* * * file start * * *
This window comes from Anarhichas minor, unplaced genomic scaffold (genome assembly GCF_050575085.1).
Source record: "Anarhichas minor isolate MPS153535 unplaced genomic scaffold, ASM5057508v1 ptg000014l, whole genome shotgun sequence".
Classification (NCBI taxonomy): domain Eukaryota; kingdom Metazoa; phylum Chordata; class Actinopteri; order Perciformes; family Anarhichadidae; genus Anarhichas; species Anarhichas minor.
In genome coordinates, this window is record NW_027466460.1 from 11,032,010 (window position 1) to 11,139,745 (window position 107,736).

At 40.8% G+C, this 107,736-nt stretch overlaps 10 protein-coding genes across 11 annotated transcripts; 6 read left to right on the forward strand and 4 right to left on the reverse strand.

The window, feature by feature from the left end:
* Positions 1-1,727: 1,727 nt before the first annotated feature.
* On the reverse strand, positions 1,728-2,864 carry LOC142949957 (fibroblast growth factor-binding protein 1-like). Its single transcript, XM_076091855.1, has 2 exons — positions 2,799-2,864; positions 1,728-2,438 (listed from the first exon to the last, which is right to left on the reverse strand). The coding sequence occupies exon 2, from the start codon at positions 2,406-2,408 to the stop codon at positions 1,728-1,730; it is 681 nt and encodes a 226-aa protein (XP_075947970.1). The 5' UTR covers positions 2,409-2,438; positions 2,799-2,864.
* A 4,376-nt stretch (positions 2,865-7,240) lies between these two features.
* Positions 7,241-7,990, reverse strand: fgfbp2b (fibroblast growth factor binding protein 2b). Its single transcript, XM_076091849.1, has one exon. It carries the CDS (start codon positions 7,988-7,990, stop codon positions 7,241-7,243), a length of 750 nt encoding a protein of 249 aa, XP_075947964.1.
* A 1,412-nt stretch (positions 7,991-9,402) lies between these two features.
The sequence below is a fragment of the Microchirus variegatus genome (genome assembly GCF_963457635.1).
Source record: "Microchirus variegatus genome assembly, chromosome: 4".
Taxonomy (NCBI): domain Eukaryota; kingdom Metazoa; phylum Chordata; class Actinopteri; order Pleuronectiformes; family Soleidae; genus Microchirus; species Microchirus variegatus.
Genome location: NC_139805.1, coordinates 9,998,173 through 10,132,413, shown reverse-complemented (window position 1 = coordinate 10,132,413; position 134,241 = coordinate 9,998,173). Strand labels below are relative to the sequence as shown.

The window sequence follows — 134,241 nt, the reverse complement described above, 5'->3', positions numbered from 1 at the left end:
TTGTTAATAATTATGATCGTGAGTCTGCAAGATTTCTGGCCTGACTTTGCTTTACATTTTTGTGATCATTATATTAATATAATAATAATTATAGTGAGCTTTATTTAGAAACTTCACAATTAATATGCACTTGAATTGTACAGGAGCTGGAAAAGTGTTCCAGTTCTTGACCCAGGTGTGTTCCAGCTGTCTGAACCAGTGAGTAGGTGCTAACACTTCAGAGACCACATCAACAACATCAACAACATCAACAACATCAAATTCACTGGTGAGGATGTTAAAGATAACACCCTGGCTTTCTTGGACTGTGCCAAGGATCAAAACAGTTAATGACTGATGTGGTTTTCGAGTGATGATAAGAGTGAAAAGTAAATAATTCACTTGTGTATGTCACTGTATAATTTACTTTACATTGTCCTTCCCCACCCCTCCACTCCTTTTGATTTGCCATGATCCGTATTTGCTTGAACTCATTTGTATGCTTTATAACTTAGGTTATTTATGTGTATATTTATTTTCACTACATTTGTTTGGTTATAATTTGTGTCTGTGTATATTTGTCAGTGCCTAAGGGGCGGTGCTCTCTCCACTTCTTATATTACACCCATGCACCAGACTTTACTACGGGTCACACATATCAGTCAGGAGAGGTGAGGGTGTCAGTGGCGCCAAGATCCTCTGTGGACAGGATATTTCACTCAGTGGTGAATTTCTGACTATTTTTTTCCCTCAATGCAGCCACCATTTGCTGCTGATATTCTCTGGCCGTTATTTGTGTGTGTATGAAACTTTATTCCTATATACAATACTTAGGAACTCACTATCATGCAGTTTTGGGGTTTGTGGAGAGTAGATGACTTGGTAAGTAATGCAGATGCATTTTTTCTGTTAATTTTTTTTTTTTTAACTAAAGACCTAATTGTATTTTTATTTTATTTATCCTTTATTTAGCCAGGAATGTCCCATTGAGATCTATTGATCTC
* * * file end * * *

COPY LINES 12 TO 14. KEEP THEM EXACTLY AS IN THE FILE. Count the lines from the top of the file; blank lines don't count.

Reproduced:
The sequence below is a fragment of the Microchirus variegatus genome (genome assembly GCF_963457635.1).
Source record: "Microchirus variegatus genome assembly, chromosome: 4".
Taxonomy (NCBI): domain Eukaryota; kingdom Metazoa; phylum Chordata; class Actinopteri; order Pleuronectiformes; family Soleidae; genus Microchirus; species Microchirus variegatus.